Air Force drops misconduct charges against unvaccinated officer

by mcardinal

Lauren Moye, FISM News

 

Military service members gained another small victory for medical and religious freedoms on Tuesday as the Air Force dropped charges against an unvaccinated officer. Master Sergeant Vincent White faced an article 15 punishment for his refusal to get the COVID-19 vaccination mandated for all military officers.

At his rank, White risked a week’s worth of pay or up to seven days of correctional custody, among other punishments by taking his stand for medical freedom. However, according to a June 28 press release sent by his attorney representative R. Davis Younts, the Air Force “will withdraw the punishment” and “drop the allegation” rather than take the case to trial.

White, who entered the Air Force in December 2009, risked his career and pension by rejecting the mandated shots, which he opposes for religious and legal reasons. Until this point, White has had a stellar career that saw him promoted to his current rank in December 2020, just months into the pandemic.

His attorney is hopeful that White’s “brave stand” will lead to further withdrawals of punishment for airmen who also refused the obey the vaccination mandate.

Despite his victory today, White’s fight is still not over. He will defend his case before a separation board at a later point.

Younts told FISM that his client credits his faith and God with “the ability to achieve incredible success in his military career.” He added that this commitment caused him to “risk not only his career but criminal prosecution in order to take this stand for religious freedom.”

As a lawyer representing over 50 military clients, including Navy Seals and fighter pilots, in similar cases, Younts said it is his own faith that has directed him to assist “highly trained, highly experienced, top performer” clients in their fight against government infringement on their medical freedom. He said that many of his client’s objections to the vaccine are because of the abortion fetal tissue used in the development of the mRNA vaccines. Others object due to health safety concerns.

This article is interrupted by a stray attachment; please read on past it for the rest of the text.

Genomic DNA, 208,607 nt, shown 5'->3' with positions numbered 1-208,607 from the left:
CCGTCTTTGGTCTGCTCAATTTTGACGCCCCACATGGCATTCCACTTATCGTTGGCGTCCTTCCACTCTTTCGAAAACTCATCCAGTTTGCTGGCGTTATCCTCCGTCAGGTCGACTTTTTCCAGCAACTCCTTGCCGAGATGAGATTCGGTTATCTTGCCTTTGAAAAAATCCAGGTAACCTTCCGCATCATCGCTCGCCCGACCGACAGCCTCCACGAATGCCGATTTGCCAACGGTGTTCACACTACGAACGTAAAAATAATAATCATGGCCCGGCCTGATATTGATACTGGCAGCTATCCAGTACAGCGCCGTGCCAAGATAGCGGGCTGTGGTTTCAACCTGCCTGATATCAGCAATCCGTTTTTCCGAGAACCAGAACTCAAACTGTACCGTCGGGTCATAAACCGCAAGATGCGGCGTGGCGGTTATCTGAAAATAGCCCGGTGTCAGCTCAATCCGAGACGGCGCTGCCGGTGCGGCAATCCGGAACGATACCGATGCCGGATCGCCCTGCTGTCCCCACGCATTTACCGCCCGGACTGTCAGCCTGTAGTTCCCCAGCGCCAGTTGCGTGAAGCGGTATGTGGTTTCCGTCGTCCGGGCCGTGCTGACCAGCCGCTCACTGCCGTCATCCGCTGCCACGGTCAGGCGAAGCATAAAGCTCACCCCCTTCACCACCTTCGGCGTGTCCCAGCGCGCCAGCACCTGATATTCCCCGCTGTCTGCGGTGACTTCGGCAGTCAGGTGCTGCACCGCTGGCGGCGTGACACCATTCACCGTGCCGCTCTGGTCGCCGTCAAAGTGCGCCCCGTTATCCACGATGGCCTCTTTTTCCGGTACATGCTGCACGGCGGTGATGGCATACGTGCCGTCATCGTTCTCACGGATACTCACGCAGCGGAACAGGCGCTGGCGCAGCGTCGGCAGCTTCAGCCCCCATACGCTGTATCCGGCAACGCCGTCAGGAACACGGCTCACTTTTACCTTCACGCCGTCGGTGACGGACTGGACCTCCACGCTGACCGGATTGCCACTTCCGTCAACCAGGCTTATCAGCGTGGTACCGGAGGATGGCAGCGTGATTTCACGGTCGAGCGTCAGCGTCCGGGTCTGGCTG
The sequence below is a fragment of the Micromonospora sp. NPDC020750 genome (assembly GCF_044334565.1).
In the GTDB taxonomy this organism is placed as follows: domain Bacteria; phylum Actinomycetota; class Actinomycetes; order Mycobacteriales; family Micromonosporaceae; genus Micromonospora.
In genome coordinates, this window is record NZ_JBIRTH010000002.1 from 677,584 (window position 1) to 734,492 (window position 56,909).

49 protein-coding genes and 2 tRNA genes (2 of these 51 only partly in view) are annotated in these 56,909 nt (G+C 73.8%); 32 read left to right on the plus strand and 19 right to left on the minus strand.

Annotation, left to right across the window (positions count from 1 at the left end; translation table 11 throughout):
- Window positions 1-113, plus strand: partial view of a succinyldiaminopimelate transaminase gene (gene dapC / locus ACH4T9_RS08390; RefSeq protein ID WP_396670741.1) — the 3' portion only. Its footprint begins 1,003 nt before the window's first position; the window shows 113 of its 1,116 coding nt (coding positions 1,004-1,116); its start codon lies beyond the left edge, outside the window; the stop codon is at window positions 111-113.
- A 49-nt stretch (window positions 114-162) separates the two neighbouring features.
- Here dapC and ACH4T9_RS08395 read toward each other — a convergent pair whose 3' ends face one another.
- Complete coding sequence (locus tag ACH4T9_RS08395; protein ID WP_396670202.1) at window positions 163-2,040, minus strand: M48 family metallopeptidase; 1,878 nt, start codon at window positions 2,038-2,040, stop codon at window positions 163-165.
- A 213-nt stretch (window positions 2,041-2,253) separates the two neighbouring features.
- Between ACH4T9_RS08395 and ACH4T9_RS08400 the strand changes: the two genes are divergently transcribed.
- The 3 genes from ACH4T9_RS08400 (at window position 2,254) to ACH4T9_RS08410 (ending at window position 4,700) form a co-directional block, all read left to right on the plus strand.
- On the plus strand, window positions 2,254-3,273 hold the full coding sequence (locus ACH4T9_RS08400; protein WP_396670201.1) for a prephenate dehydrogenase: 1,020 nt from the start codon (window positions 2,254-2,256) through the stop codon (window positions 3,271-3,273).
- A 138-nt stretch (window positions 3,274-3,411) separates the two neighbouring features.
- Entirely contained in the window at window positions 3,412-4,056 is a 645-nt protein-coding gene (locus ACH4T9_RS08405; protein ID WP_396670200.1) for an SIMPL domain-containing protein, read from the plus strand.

The military must follow clear religious accommodation policies according to the Religious Freedom Act. However, though religious accommodations are often made for diet restrictions, facial hair, and even vaccines, the majority of Christians have been denied an accommodation to the COVID vaccine. 

“I am incredibly blessed to have the opportunity to be involved in the legal battle for religious freedom in our military and I believe that the heroic stand Christian service members are taking is having an impact for the gospel,” Younts said.

He added, “Many individuals who were previously unwilling to truly listen to a gospel message are now open to trying to understand why my clients are willing to give up so much because of their faith.”

Younts previously defended Navy Lieutenant Bill Mosely, who was subsequently cleared of misconduct and retained. His next separation board hearing will occur in September.

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